We would appreciate your help with regards to our Stockvel Savings.

Thank you


Phumelele’s response

Dear Nomsa

Thank you so, so much for sharing your sad but truly inspiring story. I really have nothing to add but I hope that we all learn from you. You are truly an inspiration. Our society is still struggling with all forms of abuse; alcohol, drugs, sex, money, to name but a few. I hope someone out there who is still going through the challenges that you went through will be comforted and encouraged and know that what we go through as children does NOT define who we will become as adults. Regardless of what our upbringing was like, we can all start now and make a better future for ourselves. YES, I will be more than happy to assist you to set up a vibrant stokvel that will ensure that you and your colleagues enjoy optimum returns and long-term benefits through your savings. Await a call from my office in this regard



Hi Phumelele

I’m married and am a father of two girls. Thanks so much about the Father’s Day article, you proactively saved me from the possibility of also falling into the pit that Lebo did. Tomorrow I’m supposed to be having an appointment with some lady from the JSE in this regard, glad I’m already enlightened. I will still attend but at least I now know what else is available out there

By the way, I have decided to do the opposite of what I learned from my dad about money. The way he (and the rest of my family, mum, grandparents, siblings, etc…) handled money was very poor; always having and making debts and not spending money wisely. I told myself that I will be an opposite of them. However, I also fell into this just like all of them, but luckily I just started working so there’s still a lot of chance to get out, and I have a number of supporting structures like you (thanks), my wife, and Apostle Jezile (advice).

My babes are still very young (3yr old & a new-born), but I’m taking care of 3 kids from my wife’s home (8yr, 12yr, & 17yr olds) – long story (hopefully I’m not a cash It’s an understandable story, like they have nowhere else to be, literally, but to be with me and my wife. I also give them little pocket money and not on a daily basis, I just try to make sure they have everything they NEED not WANT. I always talk to them about not wasting money, not rushing off to buy something as soon as they have some money, but rather saving that little money. They know I’m in heavy debts and I tell them how I got into so much debt so they can avoid it in future. They know I’m busy struggling to get out of debts and they know I’m determined to.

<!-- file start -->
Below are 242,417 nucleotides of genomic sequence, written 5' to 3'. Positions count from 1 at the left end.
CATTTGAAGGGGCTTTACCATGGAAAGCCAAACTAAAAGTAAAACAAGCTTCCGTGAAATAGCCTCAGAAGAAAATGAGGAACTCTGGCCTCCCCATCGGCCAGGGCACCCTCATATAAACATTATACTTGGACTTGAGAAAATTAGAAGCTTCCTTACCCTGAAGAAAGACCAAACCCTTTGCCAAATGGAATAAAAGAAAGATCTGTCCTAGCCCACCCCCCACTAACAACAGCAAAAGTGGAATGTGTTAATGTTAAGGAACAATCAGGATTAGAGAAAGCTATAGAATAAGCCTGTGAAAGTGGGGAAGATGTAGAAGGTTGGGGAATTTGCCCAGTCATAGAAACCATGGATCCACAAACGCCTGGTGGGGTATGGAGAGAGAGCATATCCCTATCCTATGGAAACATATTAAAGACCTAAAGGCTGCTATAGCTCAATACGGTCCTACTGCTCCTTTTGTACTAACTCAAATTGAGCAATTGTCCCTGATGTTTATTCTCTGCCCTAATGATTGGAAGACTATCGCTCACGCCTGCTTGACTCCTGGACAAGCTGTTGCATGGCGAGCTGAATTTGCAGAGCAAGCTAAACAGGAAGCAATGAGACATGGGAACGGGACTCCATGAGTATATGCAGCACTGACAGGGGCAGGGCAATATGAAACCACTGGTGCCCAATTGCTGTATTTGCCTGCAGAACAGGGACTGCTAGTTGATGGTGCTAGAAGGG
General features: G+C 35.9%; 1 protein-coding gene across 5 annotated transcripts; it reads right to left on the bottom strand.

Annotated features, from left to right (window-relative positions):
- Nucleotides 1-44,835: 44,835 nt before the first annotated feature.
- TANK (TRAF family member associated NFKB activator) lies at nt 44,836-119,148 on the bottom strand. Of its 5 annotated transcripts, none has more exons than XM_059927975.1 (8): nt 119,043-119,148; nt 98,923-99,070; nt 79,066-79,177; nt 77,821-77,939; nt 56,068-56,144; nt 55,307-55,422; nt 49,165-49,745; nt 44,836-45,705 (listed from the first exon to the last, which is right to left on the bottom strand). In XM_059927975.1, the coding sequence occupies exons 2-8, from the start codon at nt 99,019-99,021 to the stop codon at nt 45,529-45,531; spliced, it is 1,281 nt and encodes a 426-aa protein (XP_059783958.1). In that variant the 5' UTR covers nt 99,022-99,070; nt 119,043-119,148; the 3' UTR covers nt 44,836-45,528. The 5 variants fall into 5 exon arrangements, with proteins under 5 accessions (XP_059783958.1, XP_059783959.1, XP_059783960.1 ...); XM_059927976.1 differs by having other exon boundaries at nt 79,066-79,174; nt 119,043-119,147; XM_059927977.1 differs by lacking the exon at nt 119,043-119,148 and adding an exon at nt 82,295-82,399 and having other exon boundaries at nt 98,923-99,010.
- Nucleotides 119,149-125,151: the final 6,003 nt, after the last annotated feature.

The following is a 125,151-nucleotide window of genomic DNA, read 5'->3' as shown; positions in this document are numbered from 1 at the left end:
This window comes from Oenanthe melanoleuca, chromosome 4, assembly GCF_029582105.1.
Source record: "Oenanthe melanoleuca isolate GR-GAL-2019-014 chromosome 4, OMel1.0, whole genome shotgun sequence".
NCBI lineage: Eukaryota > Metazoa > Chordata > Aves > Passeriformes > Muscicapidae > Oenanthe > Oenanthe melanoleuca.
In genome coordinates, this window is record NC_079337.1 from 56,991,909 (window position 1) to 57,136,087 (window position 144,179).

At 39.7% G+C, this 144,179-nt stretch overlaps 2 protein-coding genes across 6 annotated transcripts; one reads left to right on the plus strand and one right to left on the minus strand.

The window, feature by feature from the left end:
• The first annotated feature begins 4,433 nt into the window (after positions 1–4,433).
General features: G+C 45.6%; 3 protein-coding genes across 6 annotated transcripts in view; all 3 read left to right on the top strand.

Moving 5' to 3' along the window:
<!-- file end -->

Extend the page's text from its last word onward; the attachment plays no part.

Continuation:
Kind Regards


Dear Mvikeli

Thank you for sharing your story. As discussed, once you have finished reading the book, I’m happy to give you any further tips and pointers on whatever else you might still need to do to ensure you are completely bad debt free. Please also read the Debt Cancellation Plan that is posted on our website. I am looking forward to publishing your success story in the near future.




You can invite Phumelele to speak to your women about all things money during August for only R9 800 for a talk including Q & A. A copy of the book is recommended for all women in attendance. To get more details please email

From Debt to Riches


Dear  Phumelele,

I just don’t know where to begin – I am just so awed with your book “From Debts to Riches”. I have always tried to get to read financial books, even Suzie Orman’s, but hey, they sounded so greek to me. It frustrated me so much because I really wanted to get out of the debt rut, but did not have the know- how. Not only that, but to get out, stay out and even be well off while doing it..

I was so excited when two weeks back I went into CNA Alberton and your book was actually calling me to buy it. What I also like about it is that it is more closer to home as, written by a South African, the reader feels that you know what we have to go through.

I have even gotten my friends to buy it and sent whatsapp photos of it to my contacts, for them to please please buy it.

I am now starting on working on my budget again and hope for the best.

Please advise though, do you offer assistance in financial planning as well? I would love to have someone to talk to in respect of my finances and a way forward.

Thank you so much for your beneficial read!!!

God Bless,